A lot of people misquote Malcolm Gladwell about his “10,000 hour rule.” Ten thousand hours (roughly ten years at 20 hours a week) spent in gaining expertise will gain you Household Word status. Think “Beatles,” or closer to home for writers, “Stephen King.”
But that’s not what he said.
Chaining yourself to a piano, or a computer keyboard, for ten thousand hours won’t do it. It takes luck. It takes willingness to make errors. It takes willingness to have those errors seen, heard, or read. It takes correcting those errors. It takes, yes, connections. Above all, it takes willingness to spend those ten thousand hours more-or-less gladly, without the thought that they’re an “investment” that will “pay off.” And by the way, a smaller investment — I’ll look up the exact number and update this post, but I seem to recall 7,000 hours, makes you a competent professional. Not a household word — but a pro.
As a kid, bluntly, I didn’t want to spend those hours on keyboard practice, despite my mother’s desire to have a church organist in the family. But without really thinking about it, I put in at least 7K hours in science, math, and engineering. I enjoyed it, for the most part — a lot more than I enjoyed keyboard exercises. I had some natural talent for both, but I enjoyed the nerdly stuff enough to plow through the parts that were just slogging. I resented them. I grumbled. But I did them, and so became a pro. When it came to keyboard, I sloughed it off. I still slough it off, though I own a piano again. I will never be a pro keyboardist simply because I don’t want to spend any significant number of hours doing for-God’s-sake scales. Again.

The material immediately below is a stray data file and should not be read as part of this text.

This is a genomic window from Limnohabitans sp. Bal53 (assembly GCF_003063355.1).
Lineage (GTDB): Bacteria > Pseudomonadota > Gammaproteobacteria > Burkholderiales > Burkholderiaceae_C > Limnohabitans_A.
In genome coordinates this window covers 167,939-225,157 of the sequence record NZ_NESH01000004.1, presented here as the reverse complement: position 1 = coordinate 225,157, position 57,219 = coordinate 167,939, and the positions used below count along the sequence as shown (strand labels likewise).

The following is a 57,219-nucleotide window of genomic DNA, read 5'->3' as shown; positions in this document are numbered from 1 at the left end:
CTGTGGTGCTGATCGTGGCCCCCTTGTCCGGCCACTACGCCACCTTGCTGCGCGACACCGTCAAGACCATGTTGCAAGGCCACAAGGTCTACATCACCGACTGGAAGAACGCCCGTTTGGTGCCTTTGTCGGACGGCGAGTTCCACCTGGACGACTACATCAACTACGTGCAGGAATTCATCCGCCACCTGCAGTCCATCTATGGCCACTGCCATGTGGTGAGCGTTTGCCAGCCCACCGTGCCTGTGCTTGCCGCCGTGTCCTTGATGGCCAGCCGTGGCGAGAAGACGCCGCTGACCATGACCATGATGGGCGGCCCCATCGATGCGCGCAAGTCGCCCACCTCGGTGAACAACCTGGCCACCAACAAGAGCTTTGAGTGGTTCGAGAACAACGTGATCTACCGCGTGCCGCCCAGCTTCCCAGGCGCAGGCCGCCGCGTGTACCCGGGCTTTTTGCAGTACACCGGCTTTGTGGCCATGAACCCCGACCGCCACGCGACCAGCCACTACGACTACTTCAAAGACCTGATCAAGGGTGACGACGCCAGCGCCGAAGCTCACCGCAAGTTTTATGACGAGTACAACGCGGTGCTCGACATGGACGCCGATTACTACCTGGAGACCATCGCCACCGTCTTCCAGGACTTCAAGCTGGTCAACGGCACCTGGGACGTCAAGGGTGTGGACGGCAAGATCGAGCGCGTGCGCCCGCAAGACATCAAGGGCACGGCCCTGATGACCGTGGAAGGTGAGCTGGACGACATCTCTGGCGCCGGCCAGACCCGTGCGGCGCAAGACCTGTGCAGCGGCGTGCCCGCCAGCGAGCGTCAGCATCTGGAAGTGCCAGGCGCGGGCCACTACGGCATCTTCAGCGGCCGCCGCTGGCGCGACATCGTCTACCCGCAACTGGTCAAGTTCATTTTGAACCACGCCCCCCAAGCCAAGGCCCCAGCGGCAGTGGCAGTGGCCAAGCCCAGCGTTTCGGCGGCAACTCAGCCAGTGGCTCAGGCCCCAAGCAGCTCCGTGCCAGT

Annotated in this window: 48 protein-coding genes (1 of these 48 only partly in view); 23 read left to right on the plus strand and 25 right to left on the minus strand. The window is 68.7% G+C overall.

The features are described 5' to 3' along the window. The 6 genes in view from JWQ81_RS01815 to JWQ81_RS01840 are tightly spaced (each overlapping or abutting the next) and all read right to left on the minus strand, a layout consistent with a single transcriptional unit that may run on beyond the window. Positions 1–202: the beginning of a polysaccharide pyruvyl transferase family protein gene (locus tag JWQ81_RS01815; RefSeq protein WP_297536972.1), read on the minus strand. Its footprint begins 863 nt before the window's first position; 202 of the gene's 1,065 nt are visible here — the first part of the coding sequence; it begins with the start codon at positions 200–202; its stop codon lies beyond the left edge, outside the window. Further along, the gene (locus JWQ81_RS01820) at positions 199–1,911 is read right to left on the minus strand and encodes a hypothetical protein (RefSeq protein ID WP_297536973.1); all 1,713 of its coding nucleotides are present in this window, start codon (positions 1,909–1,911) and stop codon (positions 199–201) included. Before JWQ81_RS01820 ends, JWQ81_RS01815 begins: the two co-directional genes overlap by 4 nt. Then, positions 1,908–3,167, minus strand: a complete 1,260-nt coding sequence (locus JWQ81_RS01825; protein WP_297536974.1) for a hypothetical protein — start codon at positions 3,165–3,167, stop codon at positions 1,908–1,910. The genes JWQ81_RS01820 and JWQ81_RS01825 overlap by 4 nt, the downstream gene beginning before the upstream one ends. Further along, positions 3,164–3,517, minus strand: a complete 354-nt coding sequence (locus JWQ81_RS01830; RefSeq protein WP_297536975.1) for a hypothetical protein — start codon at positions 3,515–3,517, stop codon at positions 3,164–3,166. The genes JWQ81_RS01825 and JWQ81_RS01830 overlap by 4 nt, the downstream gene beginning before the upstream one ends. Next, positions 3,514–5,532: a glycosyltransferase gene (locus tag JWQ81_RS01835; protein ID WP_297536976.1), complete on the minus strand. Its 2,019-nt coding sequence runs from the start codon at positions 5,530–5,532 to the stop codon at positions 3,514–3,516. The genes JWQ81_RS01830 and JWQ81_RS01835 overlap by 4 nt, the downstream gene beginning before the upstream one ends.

As an engineer, my specialty was troubleshooting. “Maintenance programming,” it’s called, and it’s looked down on in the software developer community. It played to my strengths — a tremendous burst of energy, leaving all else in my life ignored, and engineering detective work. It downplayed my weaknesses — organization, mostly, as well as steady application to a task. My difficulty with organization and sticking to a (boring) task is why I have no Ph.D. after my name.
What does that have to do with writing? Well, here I am, trying to write novels — the equivalent of producing Ph.D. theses, two or three a year. This is not playing to my strength. I’ve been at this now for twelve years. In that time, I’ve mananged to spend (I did a spreadsheet, based on my typical typing speed and allowing for research and other auxiliary tasks) about 2,000 hours writing.
For engineering, school provided the structure I needed to put in those practice hours, as well as the feedback on my errors. A few years of on-the-job mentoring from senior engineers put the polish on my skills so that I could be a confident professional.
There is no such formal structure for fiction writing — at least, none that I trust. I am far too uncertain of my skill to attempt to enter an MFA program. Worse, I look at the writing produced by MFAs and I don’t want to write like that. Peer critique — I’ve sat in on some groups and cringed.
Yes, here I am, at best a mid-level padawan with no Jedi master. I try to supply the lack with books on writing from authors whose work I admire, and from those who have achieved what I want to achieve — professional competence as measured in being able to write fiction for a living. Not a fortune — a living.
That’s input, and that’s great. What I need is feedback, and that’s what I’m too scared to seek for free, and too stingy to pay for.
At least now I have tools to improve my ability to work steadily — positive and negative feedback on such measures as hours spent at the keyboard, and number of words produced in those hours. I have every reason to believe that my rate of writing will increase. But where do I go for the feedback I need?